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What does ROME mean?
- RO: Respiratory Opposite
- Resp Acidosis: ↓ pH ↑ paCO2Resp Alkalosis: ↑ pH ↓ paCO2
- ME: Metabolic Equal
- Met Acidosis: ↓ pH ↓ HCO3-Met Alkalosis: ↑ pH ↑ HCO3-
What can cause Respiratory Acidosis?
- Drug Overdose
- Airway Obstruction
- Pulmonary Edema
- Chest Trauma
What can cause Metabolic Acidosis?
- Renal Failure
- Salicyate Overdose
What can cause Respiratory Alkalosis?
- High Altitudes
- Initial Pulmonary Embolism
What can cause Metabolic Alkalosis?
- Lost Gastric Juices (vomiting)
- Potassium-Wasting Diuretics
- Overuse of Antacids
What are some manifestations of Respiratory Acidosis?
- ↓ pH (↓ 7.35)
- ↑ paCO2 (↑ 45 mmHg)
- Hypoventilation = Hypoxia
- Rapid, Shallow Breaths
- ↓ BP w/vasodilation
- Hyperkalemia w/ Dysrhythmias
- Drowzy, Dizzy, Disoriented, HA
- Muscle Weakness or Hyperreflexia
- Retention of CO2 in lungs
What are some manifestions of Respiratory Alkalosis?
- ↑ pH (↑ 7.45)
- ↓ paCO2 (↓ 35 mmHg)
- Deep, Rapid Breathing
- ↓ BP
- Lethargy, Confusion, Light-Headedness
What are some manifestations of Metabolic Acidosis?
- ↓ pH (↓ 7.35)
- ↓ HCO3 (↓ 22 mEq/L)
- Compensatory Hyperventilation
- ↓ BP
- Change in LOC, Confusion, HA, Drowzy
- Hyperkalemia, Muscle Twitching
- Warm, Flushed Skin
- N/V, Diarrhea
What are some manifestations of Metabolic Alkalosis?
- ↑ pH (↑ 7.45)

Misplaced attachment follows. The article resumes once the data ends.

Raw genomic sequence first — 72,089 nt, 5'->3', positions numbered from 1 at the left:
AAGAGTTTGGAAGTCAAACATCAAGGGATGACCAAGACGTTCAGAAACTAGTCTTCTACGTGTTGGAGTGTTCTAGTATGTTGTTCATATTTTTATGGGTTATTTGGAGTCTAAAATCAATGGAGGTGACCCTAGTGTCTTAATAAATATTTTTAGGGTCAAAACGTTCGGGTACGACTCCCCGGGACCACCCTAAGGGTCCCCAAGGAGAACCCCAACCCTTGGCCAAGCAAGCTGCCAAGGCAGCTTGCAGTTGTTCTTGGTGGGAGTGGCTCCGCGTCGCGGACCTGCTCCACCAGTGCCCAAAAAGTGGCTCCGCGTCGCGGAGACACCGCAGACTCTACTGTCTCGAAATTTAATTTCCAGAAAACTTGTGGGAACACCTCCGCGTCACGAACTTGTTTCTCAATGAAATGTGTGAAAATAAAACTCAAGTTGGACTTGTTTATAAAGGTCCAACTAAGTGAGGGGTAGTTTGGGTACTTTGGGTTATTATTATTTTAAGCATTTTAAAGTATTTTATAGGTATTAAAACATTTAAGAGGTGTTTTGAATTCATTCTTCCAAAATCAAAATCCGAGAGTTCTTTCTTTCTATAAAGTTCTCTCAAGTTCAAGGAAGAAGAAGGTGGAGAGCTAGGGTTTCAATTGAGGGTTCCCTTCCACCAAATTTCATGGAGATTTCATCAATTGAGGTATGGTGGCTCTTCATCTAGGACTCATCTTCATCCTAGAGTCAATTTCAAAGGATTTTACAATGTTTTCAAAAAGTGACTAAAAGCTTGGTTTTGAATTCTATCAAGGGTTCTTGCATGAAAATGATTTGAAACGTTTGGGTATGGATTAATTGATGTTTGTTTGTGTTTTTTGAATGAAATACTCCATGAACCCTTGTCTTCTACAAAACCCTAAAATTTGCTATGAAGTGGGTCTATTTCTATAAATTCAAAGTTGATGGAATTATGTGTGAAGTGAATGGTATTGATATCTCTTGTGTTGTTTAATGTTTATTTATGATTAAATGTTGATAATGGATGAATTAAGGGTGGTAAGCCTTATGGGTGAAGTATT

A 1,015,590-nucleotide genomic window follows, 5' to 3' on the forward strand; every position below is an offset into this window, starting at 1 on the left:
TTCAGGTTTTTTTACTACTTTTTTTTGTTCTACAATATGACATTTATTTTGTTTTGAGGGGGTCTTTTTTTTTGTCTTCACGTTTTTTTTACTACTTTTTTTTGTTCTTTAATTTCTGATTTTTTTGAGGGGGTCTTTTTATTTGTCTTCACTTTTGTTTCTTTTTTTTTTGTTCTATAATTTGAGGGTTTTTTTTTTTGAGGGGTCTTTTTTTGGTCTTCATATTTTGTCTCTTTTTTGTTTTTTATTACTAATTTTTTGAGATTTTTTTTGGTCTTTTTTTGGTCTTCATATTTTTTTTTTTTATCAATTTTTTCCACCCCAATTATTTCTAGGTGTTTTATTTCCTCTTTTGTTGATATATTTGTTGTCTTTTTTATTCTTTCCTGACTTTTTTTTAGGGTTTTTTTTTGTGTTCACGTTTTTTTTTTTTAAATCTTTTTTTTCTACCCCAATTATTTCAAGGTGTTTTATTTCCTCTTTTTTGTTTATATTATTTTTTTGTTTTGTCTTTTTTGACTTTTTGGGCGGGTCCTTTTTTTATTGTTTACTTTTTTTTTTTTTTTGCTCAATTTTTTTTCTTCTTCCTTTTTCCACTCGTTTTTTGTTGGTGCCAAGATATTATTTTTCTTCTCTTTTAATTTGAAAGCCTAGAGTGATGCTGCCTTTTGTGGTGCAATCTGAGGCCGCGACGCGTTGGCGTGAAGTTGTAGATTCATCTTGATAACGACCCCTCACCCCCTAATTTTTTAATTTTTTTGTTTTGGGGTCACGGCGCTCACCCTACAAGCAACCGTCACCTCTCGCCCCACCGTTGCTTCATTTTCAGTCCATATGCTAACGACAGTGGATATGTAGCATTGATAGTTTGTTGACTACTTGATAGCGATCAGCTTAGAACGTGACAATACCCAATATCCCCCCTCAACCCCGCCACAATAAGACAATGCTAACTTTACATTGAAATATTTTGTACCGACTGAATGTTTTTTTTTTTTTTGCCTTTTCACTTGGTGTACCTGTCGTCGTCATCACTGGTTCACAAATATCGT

- ↑ HCO3 (↑ 26 mEq/L)
- Compensatory Hypoventilation
- Dysrhythmias, Tachycardia
- Dizzy, Confusion, ↓ LOC, Irritability
- N/V, Diarrhea
- Tingling, Tremors, Cramps
Does potassium increase or decrease during acidosis?
Under what conditions should you watch potassium levels?
- Renal Failure
- Hydration Imbalances
- Acid-Base Imbalances
- Cellular Damage (burns, accidents, srgry)
- IV Fluids
What are some signs of Hyperkalemia?
- Muscle: Twitches, Cramps, Paresthesia
- CNS: Irritability, Anxiety
- Heart: ↓ BP, EKG Δ, Dysrhythmia
- GI: Diarrhea, Abd Cramps
What are some s/sx Hypokalemia?
- A: Alkalosis
- S: Shallow Breathing
- I: Irritability
- C: Confusion, Drowsiness
- W: Weakness, Fatigue
- A: Arrhythmias
- L: Lethargy
- T: Thready Pulse
What are the functions of Sodium?
- nerve impulses
- Na/K Pump
- Control/Regulate Body Fluid Volume
- Maintain Water Balance
- Primary Regulator of ECF Volume
Regulation of Sodium?
- maintained in narrow range
- deviations quickly become serious to health
- affected by both salt and water intake
- conserved by reabsorption in kidneys by aldosterone
Primary solvent, medium for transport, facilitates, metabolism and chemical process, maintain temperature, facilitate digestion and elimination, tissue lubricant
Total Body Water Fluid:
- total amount of water in body
- 50-60% body weight
What is Intracellular Fluid?
- ICF: inside the cell
- 35-40% body weight
What is Extracellular Fluid?
- ECF: outside the cell
- 15-20% body weight
- provides nourishment and receives wastes to/from each cell
What is Intravascular Fluid?
- IntraVascular: 5% TBW
- Plasma; liquid component of blood
What is Interstitial Fluid?
- Interstitial: 10-15% TBW
- between cells and tissues
- includes lymph
- Semipermeable membrane: some solutes pass, some don’t
- MAJOR METHOD of transporting body fluid
- Water shifts from low solute concentration to high solute concentration to reach equilibrium
- An increased difference in solute concentrations mean an increased OSMOTIC PRESSURE
What is Diffusion?
- Tendency of solutes to move freely throughout a solution